Dr. van Eps says preventing supporting-limb laminitis can help orthopedic surgeons truly save many injured horses. “Surgeons like [Dean Richardson, DVM, DACVS, of Penn's New Bolton Center] can fix jigsaw-puzzle fractures like Barbaro's,” he says. “But despite this amazing work, these horses still succumb to supporting-limb laminitis. I was a resident when Barbaro was at New Bolton Center. A lot of what I do today and much of the research my colleagues have done on supporting-limb laminitis are a result of Barbaro and his owners Roy and Gretchen Jackson. Fittingly, this work supports his legacy.”
Dr. van Eps says believes that his team's current work will lead to the ability to prevent weight-bearing laminitis. “I'm encouraged that there are achievable results on the horizon,” he says.
The laminitis type that has been studied most is the kind that develops in horses that are systemically sick with endotoxemia or sepsis. “And yet,” Dr. van Eps says, “we probably know the least about exactly why this happens.” In people with sepsis, organ failure is common. And although septic people don't develop laminitis, they do develop lung injury or kidney failure. Human medical researchers don't know why organ failure occurs in sepsis.
Equine practitioners do know that this type of laminitis can often be prevented by cooling the feet. There is good clinical evidence for this approach, particularly in cases of diarrhea and colitis. “We recently published studies that looked closer at the mechanism that explains why cryotherapy works,” Dr. van Eps says. “It probably has to do with slowing the metabolic rate within the lamellar tissue itself. We used to think cryotherapy simply inhibited inflammation, but our recent research shows that's not necessarily the case. The intent has always been to identify exactly why cryotherapy works, and then come up with a practical pharmaceutical intervention.”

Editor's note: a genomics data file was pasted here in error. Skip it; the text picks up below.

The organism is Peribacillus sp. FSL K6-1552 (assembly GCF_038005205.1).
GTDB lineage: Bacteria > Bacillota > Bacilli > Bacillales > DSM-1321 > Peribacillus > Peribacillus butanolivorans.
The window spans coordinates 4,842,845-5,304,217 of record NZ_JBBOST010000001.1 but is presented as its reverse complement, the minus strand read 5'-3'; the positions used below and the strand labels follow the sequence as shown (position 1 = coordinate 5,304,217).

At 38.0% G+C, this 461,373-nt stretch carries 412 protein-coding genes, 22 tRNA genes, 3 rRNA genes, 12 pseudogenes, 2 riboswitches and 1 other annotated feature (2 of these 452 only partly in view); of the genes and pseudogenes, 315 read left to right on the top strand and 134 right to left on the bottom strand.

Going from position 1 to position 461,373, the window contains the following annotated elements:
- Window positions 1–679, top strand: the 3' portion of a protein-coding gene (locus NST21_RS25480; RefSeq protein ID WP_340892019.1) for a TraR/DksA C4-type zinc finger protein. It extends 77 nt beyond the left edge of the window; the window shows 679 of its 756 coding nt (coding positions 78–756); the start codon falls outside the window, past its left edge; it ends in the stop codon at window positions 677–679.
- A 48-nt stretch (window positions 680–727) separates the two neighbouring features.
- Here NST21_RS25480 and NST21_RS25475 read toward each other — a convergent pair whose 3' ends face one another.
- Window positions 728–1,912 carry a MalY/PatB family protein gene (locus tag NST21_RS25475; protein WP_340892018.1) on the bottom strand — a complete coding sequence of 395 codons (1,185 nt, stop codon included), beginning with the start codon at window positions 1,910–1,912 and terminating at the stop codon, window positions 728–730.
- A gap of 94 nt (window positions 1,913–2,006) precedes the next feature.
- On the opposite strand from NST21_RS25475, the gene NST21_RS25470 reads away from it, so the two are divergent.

Figure 3. Histology shows remarkable preservation of the lamellae in the cooled limb (top) compared with the uncooled limb (bottom). Research is uncovering the mechanisms by which cooling exerts its protective effects. The aim is to discover more clinically practical means of laminitis prevention and early treatment.Although it seems that cryotherapy should be a fairly easy procedure to perform, Dr. van Eps notes that it's actually quite difficult to administer continuously over long periods. Horses treated properly with cryotherapy are typically in a teaching hospital environment.
Dr. van Eps witnessed the transition from those days when cooling the feet was not routine and newer treatments had not been developed for horses with diarrhea, pneumonia or retained fetal membranes. “About 25 percent of those horses would founder, which could be career-ending or life-threatening,” he says. “Now it's much less common for these horses to develop severe laminitis if they receive appropriate treatment. We have improved our treatment of the primary disease, but I think cooling the feet has also helped stop laminitis in those cases.”
Dr. van Eps notes that he has seen dramatic reductions in inflammatory cytokine production occur when researchers cooled horses' feet experimentally. But when his team applied foot cooling as horses began to show the onset of clinical laminitis, “it didn't affect the inflammatory cytokines at all,” he says. Still, there was a dramatic effect in preventing progression. “Since it didn't affect inflammatory occurrence, the question is, what is it affecting?” he says. “We still don't 100 percent know.”